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Cooley On Cars
Smarter Driver, Understanding run-flat tiresYou may have heard about run-flat tires but unless you drive certain cars, odds are you probably don't have them. CNET's Brian Cooley explains why this forward thinking tire technology just couldn't become the standard for all tires.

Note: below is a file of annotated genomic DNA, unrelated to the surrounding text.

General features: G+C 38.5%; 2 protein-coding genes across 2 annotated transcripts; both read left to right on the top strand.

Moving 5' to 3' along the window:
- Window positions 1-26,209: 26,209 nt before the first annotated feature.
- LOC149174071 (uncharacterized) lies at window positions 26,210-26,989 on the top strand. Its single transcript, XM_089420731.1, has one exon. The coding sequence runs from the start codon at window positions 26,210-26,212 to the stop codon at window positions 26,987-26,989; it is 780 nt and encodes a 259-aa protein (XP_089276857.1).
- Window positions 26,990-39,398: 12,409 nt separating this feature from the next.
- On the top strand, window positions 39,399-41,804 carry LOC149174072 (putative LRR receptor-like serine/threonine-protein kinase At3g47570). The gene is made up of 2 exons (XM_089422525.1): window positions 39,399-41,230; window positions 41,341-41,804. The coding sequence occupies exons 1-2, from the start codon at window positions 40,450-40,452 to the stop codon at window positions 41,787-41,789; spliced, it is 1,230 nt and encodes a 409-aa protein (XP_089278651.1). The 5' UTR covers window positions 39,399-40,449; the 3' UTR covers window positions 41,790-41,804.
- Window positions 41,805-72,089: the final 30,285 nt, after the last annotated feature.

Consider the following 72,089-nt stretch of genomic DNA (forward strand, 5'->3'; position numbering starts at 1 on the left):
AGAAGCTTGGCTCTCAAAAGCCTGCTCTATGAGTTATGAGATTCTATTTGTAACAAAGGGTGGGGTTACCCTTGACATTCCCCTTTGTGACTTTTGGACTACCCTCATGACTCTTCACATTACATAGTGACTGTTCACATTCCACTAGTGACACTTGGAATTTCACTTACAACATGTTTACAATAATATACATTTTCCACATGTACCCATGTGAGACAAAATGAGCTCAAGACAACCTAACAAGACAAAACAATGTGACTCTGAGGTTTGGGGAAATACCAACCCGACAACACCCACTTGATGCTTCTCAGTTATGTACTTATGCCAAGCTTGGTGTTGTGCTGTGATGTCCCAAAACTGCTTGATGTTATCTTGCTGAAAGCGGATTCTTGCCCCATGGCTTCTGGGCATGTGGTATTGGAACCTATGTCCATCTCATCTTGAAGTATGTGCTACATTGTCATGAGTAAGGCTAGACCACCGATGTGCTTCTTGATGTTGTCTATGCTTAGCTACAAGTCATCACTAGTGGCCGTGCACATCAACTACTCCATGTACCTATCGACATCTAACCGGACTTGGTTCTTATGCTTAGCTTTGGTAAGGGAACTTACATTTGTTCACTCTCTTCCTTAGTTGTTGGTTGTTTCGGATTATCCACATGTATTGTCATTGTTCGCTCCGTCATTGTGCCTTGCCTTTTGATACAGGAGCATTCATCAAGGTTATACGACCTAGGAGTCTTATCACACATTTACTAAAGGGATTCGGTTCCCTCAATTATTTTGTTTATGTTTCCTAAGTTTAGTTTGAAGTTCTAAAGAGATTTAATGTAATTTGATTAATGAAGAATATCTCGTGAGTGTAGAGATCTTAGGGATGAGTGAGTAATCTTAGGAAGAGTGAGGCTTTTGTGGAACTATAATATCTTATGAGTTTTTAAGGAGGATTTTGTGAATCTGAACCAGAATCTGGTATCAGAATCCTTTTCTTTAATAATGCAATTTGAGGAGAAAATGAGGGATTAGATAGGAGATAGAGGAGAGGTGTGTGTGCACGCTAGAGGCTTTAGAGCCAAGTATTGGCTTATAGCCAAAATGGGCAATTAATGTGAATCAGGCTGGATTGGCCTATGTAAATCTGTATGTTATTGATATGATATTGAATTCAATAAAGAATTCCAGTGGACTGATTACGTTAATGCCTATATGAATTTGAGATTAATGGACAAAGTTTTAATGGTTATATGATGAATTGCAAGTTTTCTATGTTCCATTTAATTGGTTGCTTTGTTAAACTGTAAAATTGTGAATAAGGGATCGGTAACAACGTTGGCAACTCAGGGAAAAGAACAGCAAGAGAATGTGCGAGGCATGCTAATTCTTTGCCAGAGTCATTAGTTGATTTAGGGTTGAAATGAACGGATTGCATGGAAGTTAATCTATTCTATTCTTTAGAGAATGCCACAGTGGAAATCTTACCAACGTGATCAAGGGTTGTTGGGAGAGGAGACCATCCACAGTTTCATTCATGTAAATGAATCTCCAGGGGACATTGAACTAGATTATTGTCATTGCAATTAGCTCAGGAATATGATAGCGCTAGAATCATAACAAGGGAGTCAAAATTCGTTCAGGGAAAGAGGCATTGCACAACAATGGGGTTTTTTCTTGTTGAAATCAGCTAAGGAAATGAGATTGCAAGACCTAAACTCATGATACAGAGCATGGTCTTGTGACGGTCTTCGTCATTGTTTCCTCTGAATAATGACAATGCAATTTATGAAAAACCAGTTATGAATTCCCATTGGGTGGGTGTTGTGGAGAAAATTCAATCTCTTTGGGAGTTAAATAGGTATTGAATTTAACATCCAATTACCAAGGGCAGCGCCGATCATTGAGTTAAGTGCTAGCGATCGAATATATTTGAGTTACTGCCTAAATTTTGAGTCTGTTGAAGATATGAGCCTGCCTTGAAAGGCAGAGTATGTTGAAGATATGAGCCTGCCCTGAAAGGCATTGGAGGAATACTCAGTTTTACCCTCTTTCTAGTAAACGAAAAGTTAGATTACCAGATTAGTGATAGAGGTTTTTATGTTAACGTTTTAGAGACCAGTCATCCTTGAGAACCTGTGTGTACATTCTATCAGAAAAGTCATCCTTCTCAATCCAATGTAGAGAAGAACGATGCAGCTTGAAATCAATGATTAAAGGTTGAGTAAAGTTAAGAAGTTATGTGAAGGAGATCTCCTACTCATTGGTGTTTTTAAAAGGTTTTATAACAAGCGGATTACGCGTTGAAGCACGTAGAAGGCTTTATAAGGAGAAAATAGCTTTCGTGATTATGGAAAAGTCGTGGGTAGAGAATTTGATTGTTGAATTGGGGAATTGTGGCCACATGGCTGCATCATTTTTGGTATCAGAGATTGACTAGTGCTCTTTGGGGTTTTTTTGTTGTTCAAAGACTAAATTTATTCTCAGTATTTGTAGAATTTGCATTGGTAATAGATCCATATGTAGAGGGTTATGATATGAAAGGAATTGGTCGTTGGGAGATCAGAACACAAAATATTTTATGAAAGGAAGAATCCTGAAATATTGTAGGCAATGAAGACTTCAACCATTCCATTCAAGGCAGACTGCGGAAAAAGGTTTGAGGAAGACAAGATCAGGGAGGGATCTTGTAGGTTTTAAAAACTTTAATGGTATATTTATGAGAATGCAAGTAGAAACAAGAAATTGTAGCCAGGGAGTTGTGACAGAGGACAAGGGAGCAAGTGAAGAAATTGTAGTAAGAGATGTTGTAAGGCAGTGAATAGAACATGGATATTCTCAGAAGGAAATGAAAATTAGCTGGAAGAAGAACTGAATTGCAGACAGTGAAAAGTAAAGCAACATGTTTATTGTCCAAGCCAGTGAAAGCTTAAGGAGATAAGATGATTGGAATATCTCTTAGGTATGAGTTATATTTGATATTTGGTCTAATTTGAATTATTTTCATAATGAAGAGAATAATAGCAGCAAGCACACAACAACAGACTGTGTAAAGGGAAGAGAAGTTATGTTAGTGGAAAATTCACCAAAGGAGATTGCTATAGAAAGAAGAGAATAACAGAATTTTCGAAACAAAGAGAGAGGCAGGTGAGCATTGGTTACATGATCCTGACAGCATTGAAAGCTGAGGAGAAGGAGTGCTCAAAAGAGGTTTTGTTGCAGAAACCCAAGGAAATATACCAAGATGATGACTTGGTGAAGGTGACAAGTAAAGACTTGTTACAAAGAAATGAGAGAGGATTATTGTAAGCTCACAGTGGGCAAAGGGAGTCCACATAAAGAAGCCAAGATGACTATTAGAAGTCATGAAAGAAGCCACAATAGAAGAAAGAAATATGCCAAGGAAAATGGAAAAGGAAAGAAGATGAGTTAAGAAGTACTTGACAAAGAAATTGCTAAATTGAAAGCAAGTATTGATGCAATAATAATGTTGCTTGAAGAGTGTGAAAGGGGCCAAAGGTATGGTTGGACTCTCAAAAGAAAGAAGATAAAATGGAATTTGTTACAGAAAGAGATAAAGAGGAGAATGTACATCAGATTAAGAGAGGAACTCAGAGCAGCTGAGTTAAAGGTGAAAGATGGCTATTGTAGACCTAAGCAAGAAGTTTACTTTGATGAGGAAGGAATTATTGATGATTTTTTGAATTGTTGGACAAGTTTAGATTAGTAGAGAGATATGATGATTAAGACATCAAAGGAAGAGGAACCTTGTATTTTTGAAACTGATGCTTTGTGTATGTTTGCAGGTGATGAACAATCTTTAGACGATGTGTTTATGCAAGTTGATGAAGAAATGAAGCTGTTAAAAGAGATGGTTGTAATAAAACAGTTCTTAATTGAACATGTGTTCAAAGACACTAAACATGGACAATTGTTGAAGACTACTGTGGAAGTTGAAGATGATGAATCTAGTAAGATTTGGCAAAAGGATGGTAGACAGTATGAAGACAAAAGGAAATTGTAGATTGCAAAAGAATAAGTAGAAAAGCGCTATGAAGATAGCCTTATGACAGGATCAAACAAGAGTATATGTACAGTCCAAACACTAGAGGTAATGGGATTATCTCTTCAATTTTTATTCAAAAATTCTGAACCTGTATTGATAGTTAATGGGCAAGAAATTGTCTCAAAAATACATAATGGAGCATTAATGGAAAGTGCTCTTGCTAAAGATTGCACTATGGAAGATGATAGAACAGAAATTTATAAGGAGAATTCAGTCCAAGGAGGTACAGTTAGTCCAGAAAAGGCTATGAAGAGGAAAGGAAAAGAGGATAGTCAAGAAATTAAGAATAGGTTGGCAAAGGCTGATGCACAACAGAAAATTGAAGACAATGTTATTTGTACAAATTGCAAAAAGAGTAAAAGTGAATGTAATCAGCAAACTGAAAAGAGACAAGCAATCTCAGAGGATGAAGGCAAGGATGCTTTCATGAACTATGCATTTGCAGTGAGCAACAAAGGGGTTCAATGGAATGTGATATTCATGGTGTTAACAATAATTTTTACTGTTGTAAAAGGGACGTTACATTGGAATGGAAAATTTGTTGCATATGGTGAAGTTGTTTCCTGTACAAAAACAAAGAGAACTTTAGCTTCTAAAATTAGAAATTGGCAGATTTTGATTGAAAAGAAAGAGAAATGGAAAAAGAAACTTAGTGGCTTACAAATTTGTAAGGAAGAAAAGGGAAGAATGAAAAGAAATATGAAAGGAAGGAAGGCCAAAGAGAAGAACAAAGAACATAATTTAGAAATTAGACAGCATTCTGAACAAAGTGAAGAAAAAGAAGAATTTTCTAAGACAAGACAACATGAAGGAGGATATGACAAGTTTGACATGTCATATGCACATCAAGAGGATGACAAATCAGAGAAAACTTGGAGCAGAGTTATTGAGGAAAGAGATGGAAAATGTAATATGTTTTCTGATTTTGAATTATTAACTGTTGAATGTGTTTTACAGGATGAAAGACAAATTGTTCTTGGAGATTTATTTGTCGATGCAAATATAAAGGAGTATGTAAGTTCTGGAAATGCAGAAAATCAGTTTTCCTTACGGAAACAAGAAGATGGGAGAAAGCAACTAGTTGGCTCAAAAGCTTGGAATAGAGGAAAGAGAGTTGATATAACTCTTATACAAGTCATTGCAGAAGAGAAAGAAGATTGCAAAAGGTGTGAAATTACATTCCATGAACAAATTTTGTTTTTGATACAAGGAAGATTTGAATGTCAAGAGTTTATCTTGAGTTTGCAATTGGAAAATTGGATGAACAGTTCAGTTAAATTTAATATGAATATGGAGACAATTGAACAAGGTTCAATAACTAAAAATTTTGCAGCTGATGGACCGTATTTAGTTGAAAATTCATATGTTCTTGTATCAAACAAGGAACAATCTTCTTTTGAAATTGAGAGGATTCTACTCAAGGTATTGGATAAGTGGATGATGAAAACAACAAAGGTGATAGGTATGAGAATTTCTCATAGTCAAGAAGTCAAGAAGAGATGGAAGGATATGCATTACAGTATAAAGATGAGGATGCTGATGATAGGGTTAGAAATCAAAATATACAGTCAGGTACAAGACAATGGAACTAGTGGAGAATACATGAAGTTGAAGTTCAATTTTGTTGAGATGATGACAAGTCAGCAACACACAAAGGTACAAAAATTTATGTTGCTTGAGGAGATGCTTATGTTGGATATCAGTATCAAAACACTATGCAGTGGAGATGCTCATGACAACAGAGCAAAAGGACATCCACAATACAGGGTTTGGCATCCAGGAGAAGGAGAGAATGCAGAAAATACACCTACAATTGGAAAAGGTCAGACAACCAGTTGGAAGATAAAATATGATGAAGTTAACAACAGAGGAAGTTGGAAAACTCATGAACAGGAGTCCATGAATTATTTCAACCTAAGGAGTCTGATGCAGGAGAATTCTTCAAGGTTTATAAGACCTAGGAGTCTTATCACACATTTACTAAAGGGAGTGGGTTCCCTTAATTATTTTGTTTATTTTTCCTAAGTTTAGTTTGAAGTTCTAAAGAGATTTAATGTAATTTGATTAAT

Now run-flat tires are kind of amazing. They can be driven under-inflated or un-inflated and up to freeway speeds 55 miles an hour or so is recommended up to 200 miles in some cases, depending on the tire. How they do that's interesting. Here's a conventional tire and if I get on the sidewalls here, I can deflect them using-- probably done this with an old tire laying around even on a swing when you were a kid. Come over here to a run-flat though, try and deflect that sidewall, you'll break your thumb trying to do it. Extremely strong sidewall structure this way as well as laterally. This thing has sidewalls of steel, quite literally and can support the weight of the car without any air inside helping out. That's what makes it work. Roadside-- when you get a flat with a run-flat tire, you won't be out there on the side of the road trying to change a wheel which you may have never done before. The side of the highway is no place to learn a new mechanical skill. Blowouts-- run-flats are pretty much immune to sudden pressure loss, even without air they pretty much maintain their shape. In fact, the first indication anything is wrong may come from the tire pressure alert on the dash, not the feel of the steering wheel. Space and weight-- run-flats allow car makers to use the space formerly taken by the spare for something better like the battery in the case of this BMW and loses the weight of that spare wheel, tire, and jack. Now the cons, run-flat tires tend to cost more and weigh more. Two things you don't want in a tire. First of all the cost, easily 20, 25 percent more than a conventional tire about the same size. I'm ball parking there but that's not unusual. That's a big price difference. Secondly, the weight, you can't feel this but if I pick up this run-flat, it's really dense. This similar tire that is conventional and about the same size is actually, dramatically lighter and that will change the dynamics of how your vehicle handles and rides. Less weight is always better in any part of your wheels, brakes, tires, or suspension arms. Harder to find, you may not find a run-flat in your size sitting on the shelf when you need one. So, while the run-flat may get you to the nearest service station easily, you might spend a long time waiting there. The CNET Car Tech team has reservations about being stuck with the limited tire selection when you have run-flats. Honda's and Acura's that came with Michelin PAX run-flats for example, can only use those tires unless you do a complete change that could include wheels, tires, and tire pressure sensors. At a recent JD power survey found that owners of performance oriented cars with run-flats are only has as likely to recommend their tire brand to someone else. The weight and feel tend to deaden the cars' handling. Honda was an early user of run-flat tires, but they used a different system than this, something called the Michelin PAX technology. It was a hard plastic shell, but lived inside the tire and supported it. Same basic idea, but they bailed out in 2009. Don't put those on cars anymore. That leaves BMW, Mini, and some Corvettes as the main users today of these stiff sidewall technology like I've showed you. That actually is not enough to make an industry wide revolution. What did replace the run-flat or keep it from really getting to fruition, were better technologies for traditional spares, which we've covered-- actually if you go look up maintain.